So there you have it. The pictures I have shown you here, I took in the town during the day, when i counted upwards of twenty different bands of dancers all performing to big crowds on plazas and squares under the shadows of the ancient buildings they were first performed under...and long may they continue through the years.
Sunday, April 18, 2010
Last week....we returned from Spain with some awesome memories of some great people and great surroundings. We definitely hope to return.....
Watching Pedro and Paco warm-up before Sir Richard joined them on the red caly court....he got a lump in his throat watching these two strapping pros pound their beautifully trained ground strokes back and forth across the dusty clay court. Now we know why Spain wins the Davis Cup world team competition every year these days!......
Afterwards....Pedro immediately insisted we partake on the club grounds...the art of tapas and drinking local favorite beer Alhambra. This Knight was overwhelmed with the hospitality...and in fact....we were all communicating incredibly well after that 5th round of Alhambra ales and 6th plate of tapas....beer IS the international language understood by all Knights. This Knight was also introduced to a favorite local delicacy of the Murcia region....Pu Puo....otherwise known as "grilled octopus". Lady Traci of Pong did all she could not to hurl....but Sir Richard made the proclamation : "Tastes like swordfish!". Pu Puo went on to become a favorite tapas of Sir Richard the rest of our 10 days in Spain....much to the chagrin of Lady Traci!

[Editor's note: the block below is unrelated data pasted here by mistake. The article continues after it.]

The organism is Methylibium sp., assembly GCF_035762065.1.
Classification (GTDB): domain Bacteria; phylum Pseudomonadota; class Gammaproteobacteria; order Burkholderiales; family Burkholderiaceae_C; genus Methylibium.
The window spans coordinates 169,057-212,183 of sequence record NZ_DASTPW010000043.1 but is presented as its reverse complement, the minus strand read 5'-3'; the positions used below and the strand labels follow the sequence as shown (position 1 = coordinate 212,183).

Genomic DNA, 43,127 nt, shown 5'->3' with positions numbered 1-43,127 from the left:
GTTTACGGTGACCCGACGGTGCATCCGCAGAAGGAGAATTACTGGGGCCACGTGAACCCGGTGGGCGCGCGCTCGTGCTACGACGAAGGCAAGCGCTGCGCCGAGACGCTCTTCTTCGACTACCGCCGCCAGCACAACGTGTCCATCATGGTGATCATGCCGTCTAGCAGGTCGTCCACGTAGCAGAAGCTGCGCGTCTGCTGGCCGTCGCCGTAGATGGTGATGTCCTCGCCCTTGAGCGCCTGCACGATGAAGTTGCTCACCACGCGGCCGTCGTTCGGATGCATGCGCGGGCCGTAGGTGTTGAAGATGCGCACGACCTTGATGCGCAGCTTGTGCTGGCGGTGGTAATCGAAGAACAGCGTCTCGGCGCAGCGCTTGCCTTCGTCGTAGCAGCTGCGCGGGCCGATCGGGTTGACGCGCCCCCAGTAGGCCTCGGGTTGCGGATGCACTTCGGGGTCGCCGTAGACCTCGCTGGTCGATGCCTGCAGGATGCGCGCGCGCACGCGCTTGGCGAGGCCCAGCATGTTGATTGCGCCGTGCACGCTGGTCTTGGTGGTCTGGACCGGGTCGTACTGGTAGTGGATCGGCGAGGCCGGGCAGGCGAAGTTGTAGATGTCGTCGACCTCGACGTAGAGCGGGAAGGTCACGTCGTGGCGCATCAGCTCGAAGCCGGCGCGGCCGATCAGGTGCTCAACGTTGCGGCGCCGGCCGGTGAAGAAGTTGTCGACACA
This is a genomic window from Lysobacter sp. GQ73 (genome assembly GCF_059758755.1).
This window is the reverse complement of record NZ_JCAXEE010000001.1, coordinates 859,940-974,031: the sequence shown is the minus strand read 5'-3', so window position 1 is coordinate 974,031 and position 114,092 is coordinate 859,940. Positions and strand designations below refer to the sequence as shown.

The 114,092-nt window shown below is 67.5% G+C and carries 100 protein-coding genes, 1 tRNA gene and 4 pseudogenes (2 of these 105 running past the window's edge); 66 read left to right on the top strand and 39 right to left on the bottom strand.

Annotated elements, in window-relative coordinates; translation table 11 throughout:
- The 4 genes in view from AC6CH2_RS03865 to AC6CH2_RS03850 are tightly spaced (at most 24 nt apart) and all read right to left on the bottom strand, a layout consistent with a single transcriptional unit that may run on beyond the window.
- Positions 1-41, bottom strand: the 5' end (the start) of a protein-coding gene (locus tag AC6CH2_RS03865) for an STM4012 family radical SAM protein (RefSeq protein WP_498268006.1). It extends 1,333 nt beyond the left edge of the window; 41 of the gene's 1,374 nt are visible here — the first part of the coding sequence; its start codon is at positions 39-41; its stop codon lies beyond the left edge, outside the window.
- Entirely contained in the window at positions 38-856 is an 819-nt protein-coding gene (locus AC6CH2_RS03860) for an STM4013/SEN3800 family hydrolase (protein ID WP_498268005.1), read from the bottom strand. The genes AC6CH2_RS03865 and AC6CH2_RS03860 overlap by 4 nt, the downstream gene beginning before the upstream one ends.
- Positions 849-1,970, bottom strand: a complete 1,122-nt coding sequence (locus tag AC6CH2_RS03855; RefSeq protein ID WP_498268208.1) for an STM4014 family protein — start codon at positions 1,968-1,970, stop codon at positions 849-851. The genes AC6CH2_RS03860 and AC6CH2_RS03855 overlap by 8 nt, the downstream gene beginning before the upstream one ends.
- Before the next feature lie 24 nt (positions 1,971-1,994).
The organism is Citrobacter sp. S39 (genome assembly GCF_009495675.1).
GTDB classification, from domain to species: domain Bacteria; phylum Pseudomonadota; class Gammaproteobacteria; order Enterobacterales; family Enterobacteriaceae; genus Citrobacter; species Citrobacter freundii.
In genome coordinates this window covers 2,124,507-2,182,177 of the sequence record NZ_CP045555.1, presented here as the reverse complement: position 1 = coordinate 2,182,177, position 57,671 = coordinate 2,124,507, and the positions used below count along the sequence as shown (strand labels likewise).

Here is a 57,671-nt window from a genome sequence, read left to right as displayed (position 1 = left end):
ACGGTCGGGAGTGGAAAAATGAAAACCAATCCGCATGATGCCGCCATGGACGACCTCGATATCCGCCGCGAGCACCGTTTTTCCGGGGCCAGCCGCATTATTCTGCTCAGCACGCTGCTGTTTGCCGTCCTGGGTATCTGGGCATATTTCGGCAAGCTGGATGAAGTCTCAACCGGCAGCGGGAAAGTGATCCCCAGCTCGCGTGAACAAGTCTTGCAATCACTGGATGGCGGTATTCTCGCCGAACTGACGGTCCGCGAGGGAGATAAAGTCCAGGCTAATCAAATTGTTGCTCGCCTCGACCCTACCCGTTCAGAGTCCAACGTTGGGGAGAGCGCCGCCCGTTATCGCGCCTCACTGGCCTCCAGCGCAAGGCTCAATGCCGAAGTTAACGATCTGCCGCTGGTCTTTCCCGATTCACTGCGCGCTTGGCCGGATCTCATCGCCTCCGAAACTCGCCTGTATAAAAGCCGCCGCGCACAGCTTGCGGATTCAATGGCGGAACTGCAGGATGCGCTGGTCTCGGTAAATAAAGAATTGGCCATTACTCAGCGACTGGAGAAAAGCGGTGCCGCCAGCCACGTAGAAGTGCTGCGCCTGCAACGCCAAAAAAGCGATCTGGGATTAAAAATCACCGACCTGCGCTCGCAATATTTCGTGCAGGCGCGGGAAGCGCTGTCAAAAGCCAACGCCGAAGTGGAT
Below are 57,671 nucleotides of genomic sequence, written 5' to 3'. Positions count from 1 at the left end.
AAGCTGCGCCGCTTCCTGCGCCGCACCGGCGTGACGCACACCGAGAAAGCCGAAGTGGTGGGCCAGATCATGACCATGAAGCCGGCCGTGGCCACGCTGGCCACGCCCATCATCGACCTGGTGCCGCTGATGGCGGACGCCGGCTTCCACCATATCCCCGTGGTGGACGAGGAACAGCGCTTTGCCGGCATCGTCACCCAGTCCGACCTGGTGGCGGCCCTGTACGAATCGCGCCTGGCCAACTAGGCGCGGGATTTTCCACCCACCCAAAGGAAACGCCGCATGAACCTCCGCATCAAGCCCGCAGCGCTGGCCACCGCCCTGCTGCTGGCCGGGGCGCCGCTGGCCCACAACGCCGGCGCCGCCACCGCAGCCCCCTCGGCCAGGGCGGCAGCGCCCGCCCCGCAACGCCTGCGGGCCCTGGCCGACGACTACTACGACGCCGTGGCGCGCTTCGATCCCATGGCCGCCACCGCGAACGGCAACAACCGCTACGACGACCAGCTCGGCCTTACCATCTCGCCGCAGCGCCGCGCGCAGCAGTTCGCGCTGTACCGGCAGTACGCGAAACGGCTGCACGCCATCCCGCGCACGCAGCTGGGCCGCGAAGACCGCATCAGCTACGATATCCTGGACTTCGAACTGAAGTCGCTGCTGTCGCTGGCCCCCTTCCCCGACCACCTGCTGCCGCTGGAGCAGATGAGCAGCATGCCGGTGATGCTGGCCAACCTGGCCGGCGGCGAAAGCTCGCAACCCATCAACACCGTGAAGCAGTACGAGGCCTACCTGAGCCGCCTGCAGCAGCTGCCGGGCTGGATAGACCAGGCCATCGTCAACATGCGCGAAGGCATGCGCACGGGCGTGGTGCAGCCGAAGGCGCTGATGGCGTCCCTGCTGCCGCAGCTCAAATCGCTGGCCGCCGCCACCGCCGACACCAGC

Pedro and Paco would like to become Spanish Knights of the Moleskine...in fact.....this Knight was informed that the famous movie from the 1960s El Cid was filmed in southern Spain....and the Knights of the Templar were residents of the historic city of Granada. This Knight will also give an account of our visit to this beautiful city and the world famous Alhambra (Moorish castle on mountain top overlooking Granada).
Sir Richard remembered the far-fetched accounts of his late father Sir Richard Sr....that we were in fact descendants of King Richard the Lion-Hearted of England who fought in the Holy Wars against the Moors in this region....but this Knight also remembered that the Courtney family actually came from County Cork in the southern-most point of Ireland. He smiled and appreciated his late father's gift for embellishment.